Hammer fitness

One of the least likely tools in our arsenal of fitness equipment is the mallet. Surprisingly, the manual work tool works as an excellent full-body muscular endurance exercise, a great power developer, a very effective weight management method, and a way to increase aerobic and anaerobic endurance. In terms of cost, effectiveness, and versatility, mallet training is a great addition to almost any training program.

Let’s look at the reasons mallet training is so good …

1) Swinging a mallet is a whole body activity. Swinging the sled uses almost all muscle groups … the muscles in the forearms are used for grasping, the latissimus dorsi muscles of the back are used in the downward phase of a stroke, while the deltoid muscles around the shoulders are used they wear on the return. to the up position. The core, including the rectus abdominis and obliques, works very hard in the downward phase of hammer blows along the hip flexors. And even your legs get involved as they have to keep you anchored to the ground. It would be difficult to find a muscle group that is not involved in swinging the sled!

2) Multiple fitness components can be trained with one mallet. By using a variety of set and rep schemes (discussed later) it is possible to target power, muscular endurance, cardiovascular fitness, and anaerobic conditioning. Regardless of your goal, mallet training will likely be an excellent addition to your current training routine.

3) Mallet training is very profitable. Many of you will have a mallet in your basement or garage, but even if you have to buy one especially for exercising, they are very reasonably priced and easy to come by. My hammer came from a regular DIY store and cost $ 35 or around £ 16.00 and is highly unlikely to ever wear out. As an eye-catching surface that I like to use, an old SUV tire that I bought for free from a local tire dealer. Most tire dealers are happy for you to take an old tire as they have to pay to have it picked up.

4) Training with a mallet is fun! You can hit something as hard as you can, as often as you want with no legal ramifications! It’s a great way to take the frustrations out of the day by leaving you calm and relaxed after your workout. It is very therapeutic!

5) The techniques are very easy to learn. Swinging the mallet is a natural movement that is mastered quickly. It is a very instant workout that, while simple, can be as demanding as you make it.

6) Mallet training is great for losing fat. Any hammer training will burn a lot of calories, but probably the best way to get the most out of your hammer training is to use intervals. Interval training is probably the most efficient and effective method of fat loss available, and it almost always outperforms steady-state cardiovascular exercise in calorie expenditure tests. Thanks to EPOC (what we used to call oxygen debt), your body will not only burn a lot of energy during a mallet workout, but it will also continue to burn energy at a high rate long after you have finished your workout. It’s like getting two workouts for the price of one! Combined with a calorie-controlled diet, hammer intervals are a great way to shed a few pounds while toning and strengthening your entire body.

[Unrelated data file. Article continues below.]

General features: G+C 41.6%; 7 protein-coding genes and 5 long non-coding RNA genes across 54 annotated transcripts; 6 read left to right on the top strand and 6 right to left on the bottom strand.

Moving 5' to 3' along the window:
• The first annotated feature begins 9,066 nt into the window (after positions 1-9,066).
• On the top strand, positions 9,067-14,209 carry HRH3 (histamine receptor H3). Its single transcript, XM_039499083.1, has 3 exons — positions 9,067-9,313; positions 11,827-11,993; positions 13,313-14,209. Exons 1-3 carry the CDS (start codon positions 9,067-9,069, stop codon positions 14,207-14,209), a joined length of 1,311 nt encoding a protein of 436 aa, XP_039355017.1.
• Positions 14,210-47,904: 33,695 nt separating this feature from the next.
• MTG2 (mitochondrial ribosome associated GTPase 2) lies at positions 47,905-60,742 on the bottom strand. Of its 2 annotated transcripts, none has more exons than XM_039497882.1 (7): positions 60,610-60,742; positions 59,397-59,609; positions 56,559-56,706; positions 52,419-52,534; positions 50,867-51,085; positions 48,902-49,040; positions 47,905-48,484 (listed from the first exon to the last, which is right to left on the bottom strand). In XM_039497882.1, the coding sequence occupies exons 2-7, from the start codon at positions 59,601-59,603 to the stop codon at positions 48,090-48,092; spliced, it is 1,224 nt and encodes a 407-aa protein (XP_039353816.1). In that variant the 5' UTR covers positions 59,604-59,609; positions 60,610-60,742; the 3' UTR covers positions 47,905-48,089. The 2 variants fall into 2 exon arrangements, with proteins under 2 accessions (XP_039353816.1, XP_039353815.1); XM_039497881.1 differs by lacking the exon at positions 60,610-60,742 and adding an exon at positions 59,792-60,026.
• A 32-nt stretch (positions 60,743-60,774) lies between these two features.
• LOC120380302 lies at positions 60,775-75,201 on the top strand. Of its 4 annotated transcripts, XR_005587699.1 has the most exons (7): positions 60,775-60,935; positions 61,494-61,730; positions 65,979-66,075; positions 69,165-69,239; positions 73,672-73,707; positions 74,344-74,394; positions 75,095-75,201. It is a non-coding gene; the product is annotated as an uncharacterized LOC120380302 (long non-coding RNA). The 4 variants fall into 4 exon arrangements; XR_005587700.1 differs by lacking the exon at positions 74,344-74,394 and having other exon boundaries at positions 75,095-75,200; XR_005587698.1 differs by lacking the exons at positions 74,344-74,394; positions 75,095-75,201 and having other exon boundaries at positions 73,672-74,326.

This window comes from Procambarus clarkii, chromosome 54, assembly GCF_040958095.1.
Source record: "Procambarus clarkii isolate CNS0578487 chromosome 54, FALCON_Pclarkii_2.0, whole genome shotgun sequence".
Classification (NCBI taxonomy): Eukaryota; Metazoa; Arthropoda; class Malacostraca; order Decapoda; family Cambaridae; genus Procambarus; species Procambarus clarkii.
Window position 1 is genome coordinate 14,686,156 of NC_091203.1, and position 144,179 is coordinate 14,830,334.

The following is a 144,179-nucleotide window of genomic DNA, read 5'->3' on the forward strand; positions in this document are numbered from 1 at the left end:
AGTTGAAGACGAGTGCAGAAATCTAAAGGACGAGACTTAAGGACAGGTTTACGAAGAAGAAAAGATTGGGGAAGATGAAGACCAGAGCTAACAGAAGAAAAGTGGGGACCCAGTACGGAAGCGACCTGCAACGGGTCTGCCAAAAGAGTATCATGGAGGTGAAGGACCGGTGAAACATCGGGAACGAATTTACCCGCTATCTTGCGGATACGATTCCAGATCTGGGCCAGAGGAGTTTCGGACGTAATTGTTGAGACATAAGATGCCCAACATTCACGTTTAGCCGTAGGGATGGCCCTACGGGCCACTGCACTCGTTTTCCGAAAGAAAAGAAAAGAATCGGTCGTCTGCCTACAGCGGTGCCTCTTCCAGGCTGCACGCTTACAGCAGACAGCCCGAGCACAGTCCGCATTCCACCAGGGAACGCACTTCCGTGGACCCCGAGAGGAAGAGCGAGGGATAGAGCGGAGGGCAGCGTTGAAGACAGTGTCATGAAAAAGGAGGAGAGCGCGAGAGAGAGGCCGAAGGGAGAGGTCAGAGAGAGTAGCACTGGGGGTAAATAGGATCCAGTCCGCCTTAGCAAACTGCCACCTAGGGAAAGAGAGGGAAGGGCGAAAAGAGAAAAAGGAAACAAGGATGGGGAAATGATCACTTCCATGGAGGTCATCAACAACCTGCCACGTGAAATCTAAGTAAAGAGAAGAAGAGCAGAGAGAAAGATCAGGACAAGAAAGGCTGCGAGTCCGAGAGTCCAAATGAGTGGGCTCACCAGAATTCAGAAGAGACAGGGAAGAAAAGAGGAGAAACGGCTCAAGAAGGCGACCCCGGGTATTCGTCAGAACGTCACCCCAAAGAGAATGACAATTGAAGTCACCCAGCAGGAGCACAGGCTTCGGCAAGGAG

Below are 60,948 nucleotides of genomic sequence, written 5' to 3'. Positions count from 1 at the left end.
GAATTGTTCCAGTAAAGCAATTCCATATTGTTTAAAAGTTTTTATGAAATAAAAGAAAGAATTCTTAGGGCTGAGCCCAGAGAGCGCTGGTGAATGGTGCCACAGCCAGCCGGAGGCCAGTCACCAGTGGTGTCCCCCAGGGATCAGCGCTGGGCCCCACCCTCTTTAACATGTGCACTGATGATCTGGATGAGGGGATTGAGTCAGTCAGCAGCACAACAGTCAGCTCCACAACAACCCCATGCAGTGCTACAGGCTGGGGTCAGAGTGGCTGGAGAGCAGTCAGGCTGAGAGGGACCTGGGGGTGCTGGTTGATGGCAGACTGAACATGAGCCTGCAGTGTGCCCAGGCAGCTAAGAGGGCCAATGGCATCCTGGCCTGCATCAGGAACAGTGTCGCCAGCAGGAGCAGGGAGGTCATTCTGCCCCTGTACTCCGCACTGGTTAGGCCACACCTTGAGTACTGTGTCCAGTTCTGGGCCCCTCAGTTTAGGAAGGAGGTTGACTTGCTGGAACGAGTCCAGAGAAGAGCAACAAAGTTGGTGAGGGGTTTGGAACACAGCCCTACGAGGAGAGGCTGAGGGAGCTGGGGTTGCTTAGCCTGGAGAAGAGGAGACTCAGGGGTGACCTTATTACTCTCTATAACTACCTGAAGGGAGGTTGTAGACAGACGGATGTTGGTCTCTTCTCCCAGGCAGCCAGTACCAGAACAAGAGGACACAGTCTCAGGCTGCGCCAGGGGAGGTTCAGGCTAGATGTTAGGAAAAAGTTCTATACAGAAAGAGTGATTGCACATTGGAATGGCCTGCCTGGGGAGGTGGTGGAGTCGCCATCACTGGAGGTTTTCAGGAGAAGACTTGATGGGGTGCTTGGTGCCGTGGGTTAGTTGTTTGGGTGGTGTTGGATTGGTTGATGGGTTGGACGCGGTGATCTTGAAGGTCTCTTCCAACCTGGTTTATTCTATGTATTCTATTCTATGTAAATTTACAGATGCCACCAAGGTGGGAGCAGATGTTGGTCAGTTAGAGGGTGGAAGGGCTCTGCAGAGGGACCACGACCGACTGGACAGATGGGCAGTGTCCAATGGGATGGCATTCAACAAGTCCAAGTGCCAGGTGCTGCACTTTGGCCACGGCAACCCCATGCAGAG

Team …

Clearly, you will need a mallet. You can buy one from a regular DIY store for a very fair price. In terms of what weight to buy, I suggest anywhere from 6 pounds for lighter athletes and those looking to swing at a higher cadence to 15 pounds for larger athletes or those looking for a slower cadence. I am an experienced and fairly advanced exerciser and I mainly use a 10 pound hammer and recently started using a 14 pound hammer and I have never found my hammer lighter to provide an easy workout.

For striking surfaces, you have a couple of options. As mentioned earlier, an old tire is a great goal. A tire will absorb some of the impact from the impact, thus reducing noise, hand / wrist impact, and causing the hammer to bounce slightly to help establish a good rhythm. This is my preferred hitting surface and the one you will see in the video that accompanies this article. Alternatively, you can choose to use your hammer outside, where you can have access to a sand pit, a dirt area, an old log stump, or something similar. There is nothing wrong with any of these surfaces as long as they have a “little stretch” that will reduce the impact you will feel when using the hammer. I have used my hammer on a deserted beach which worked fine, except I ended up with a light layer of sand on my sweaty head.

Whichever surface you choose for your mallet training, always make sure you have enough space around you and above your head and that the surface you are hitting has some “give in.” Hard surfaces such as concrete or cement are not recommended.

If you are using your hammer for high reps, I also suggest a sturdy pair of gloves. I wear basic work gloves that I bought for around $ 10 to avoid blisters; however, if I do sets of 20 strokes or less, I often don’t wear my gloves and have had no ill effects.

Balancing techniques …